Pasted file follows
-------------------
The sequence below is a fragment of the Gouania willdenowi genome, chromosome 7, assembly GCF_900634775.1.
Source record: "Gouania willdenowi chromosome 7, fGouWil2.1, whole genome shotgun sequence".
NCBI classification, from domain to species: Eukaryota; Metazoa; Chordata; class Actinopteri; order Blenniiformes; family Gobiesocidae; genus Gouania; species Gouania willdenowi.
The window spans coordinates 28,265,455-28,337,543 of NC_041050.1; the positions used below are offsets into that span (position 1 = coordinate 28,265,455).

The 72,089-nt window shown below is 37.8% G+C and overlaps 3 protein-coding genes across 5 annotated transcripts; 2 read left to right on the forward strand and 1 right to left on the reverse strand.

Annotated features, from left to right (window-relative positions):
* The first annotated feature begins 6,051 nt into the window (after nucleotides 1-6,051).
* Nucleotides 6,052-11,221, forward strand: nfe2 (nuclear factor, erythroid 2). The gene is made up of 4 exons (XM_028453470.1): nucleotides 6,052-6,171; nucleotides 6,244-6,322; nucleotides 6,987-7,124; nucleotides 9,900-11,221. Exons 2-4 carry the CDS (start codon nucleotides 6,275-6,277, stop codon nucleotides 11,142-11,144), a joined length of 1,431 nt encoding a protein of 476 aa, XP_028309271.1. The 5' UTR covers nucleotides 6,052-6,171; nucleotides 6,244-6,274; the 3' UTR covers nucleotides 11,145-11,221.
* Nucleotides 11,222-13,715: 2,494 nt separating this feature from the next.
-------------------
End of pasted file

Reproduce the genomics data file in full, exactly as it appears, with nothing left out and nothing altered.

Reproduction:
The sequence below is a fragment of the Gouania willdenowi genome, chromosome 7, assembly GCF_900634775.1.
Source record: "Gouania willdenowi chromosome 7, fGouWil2.1, whole genome shotgun sequence".
NCBI classification, from domain to species: Eukaryota; Metazoa; Chordata; class Actinopteri; order Blenniiformes; family Gobiesocidae; genus Gouania; species Gouania willdenowi.
The window spans coordinates 28,265,455-28,337,543 of NC_041050.1; the positions used below are offsets into that span (position 1 = coordinate 28,265,455).

The 72,089-nt window shown below is 37.8% G+C and overlaps 3 protein-coding genes across 5 annotated transcripts; 2 read left to right on the forward strand and 1 right to left on the reverse strand.

Annotated features, from left to right (window-relative positions):
* The first annotated feature begins 6,051 nt into the window (after nucleotides 1-6,051).
* Nucleotides 6,052-11,221, forward strand: nfe2 (nuclear factor, erythroid 2). The gene is made up of 4 exons (XM_028453470.1): nucleotides 6,052-6,171; nucleotides 6,244-6,322; nucleotides 6,987-7,124; nucleotides 9,900-11,221. Exons 2-4 carry the CDS (start codon nucleotides 6,275-6,277, stop codon nucleotides 11,142-11,144), a joined length of 1,431 nt encoding a protein of 476 aa, XP_028309271.1. The 5' UTR covers nucleotides 6,052-6,171; nucleotides 6,244-6,274; the 3' UTR covers nucleotides 11,145-11,221.
* Nucleotides 11,222-13,715: 2,494 nt separating this feature from the next.